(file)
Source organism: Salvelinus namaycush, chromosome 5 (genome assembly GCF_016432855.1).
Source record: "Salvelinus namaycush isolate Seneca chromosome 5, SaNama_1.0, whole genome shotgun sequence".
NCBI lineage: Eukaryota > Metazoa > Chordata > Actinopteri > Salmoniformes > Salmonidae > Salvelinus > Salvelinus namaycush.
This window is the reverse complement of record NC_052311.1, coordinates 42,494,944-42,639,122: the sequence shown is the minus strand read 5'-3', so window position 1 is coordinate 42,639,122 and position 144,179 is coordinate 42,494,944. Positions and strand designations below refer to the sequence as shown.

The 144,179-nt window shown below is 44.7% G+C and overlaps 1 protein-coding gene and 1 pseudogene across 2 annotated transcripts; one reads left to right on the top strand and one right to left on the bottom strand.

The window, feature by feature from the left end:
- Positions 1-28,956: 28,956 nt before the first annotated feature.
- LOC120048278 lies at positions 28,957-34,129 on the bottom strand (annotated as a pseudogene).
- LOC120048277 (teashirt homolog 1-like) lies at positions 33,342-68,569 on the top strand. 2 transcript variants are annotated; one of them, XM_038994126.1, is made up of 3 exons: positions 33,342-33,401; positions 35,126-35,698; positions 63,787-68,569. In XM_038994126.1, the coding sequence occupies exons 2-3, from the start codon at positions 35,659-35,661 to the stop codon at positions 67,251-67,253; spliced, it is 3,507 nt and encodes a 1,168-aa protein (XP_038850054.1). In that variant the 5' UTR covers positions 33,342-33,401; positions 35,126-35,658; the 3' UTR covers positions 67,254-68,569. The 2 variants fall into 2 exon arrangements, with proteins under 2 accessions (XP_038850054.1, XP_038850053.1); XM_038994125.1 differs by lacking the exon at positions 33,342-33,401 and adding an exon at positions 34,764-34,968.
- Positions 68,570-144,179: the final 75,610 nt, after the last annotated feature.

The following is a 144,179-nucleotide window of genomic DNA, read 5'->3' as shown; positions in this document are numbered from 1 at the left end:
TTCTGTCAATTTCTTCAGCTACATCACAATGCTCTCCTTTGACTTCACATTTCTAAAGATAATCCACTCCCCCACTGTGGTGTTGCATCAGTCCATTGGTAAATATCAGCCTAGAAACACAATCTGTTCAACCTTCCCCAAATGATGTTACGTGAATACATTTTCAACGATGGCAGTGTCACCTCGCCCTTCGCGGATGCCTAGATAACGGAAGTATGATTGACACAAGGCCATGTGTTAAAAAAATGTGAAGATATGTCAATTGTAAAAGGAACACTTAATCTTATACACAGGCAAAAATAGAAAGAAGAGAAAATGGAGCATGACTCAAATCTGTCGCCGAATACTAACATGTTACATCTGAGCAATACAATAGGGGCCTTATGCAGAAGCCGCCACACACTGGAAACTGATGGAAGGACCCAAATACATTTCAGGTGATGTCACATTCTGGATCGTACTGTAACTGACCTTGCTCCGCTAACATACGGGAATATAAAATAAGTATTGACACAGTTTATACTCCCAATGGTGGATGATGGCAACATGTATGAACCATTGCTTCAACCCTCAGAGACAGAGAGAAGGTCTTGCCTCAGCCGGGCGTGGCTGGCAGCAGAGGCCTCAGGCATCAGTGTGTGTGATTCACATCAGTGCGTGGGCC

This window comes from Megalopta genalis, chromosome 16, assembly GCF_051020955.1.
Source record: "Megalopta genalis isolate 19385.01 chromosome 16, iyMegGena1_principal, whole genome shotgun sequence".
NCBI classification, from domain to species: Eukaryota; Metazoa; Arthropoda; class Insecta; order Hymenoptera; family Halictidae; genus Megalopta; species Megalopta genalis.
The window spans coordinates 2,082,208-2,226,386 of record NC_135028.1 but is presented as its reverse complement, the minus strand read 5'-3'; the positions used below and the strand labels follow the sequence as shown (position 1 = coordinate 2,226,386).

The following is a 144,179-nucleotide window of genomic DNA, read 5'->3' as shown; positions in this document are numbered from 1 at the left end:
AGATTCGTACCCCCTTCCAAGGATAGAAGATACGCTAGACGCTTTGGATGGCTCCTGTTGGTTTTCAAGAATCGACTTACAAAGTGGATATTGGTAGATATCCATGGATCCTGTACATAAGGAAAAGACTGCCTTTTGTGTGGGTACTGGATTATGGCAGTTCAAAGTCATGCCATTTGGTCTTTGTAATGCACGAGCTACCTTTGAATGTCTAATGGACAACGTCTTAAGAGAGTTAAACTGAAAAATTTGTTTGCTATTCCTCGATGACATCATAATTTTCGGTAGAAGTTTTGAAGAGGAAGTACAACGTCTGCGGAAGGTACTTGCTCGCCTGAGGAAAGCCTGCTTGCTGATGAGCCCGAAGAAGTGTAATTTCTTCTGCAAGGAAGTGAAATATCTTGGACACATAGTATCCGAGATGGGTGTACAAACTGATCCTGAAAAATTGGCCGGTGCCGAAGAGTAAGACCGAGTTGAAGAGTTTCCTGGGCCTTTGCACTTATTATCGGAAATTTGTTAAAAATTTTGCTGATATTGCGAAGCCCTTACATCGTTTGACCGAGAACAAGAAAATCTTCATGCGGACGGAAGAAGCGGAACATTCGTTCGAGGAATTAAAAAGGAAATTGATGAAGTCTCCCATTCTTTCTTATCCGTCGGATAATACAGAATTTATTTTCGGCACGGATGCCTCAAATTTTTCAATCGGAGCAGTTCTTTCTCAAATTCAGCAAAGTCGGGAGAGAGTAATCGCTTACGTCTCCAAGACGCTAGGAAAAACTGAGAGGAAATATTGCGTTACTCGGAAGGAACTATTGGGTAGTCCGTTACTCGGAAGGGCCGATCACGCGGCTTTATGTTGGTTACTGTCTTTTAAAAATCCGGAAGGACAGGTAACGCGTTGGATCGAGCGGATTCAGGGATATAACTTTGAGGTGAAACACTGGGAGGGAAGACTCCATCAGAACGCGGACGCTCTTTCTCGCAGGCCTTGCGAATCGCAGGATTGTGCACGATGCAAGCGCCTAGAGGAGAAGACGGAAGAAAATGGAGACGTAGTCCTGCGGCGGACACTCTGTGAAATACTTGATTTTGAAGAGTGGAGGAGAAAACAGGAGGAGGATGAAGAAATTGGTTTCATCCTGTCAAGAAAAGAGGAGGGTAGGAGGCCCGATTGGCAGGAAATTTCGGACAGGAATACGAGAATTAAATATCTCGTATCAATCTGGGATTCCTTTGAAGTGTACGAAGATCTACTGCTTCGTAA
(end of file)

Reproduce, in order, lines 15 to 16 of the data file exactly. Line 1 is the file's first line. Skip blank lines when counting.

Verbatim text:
NCBI classification, from domain to species: Eukaryota; Metazoa; Arthropoda; class Insecta; order Hymenoptera; family Halictidae; genus Megalopta; species Megalopta genalis.
The window spans coordinates 2,082,208-2,226,386 of record NC_135028.1 but is presented as its reverse complement, the minus strand read 5'-3'; the positions used below and the strand labels follow the sequence as shown (position 1 = coordinate 2,226,386).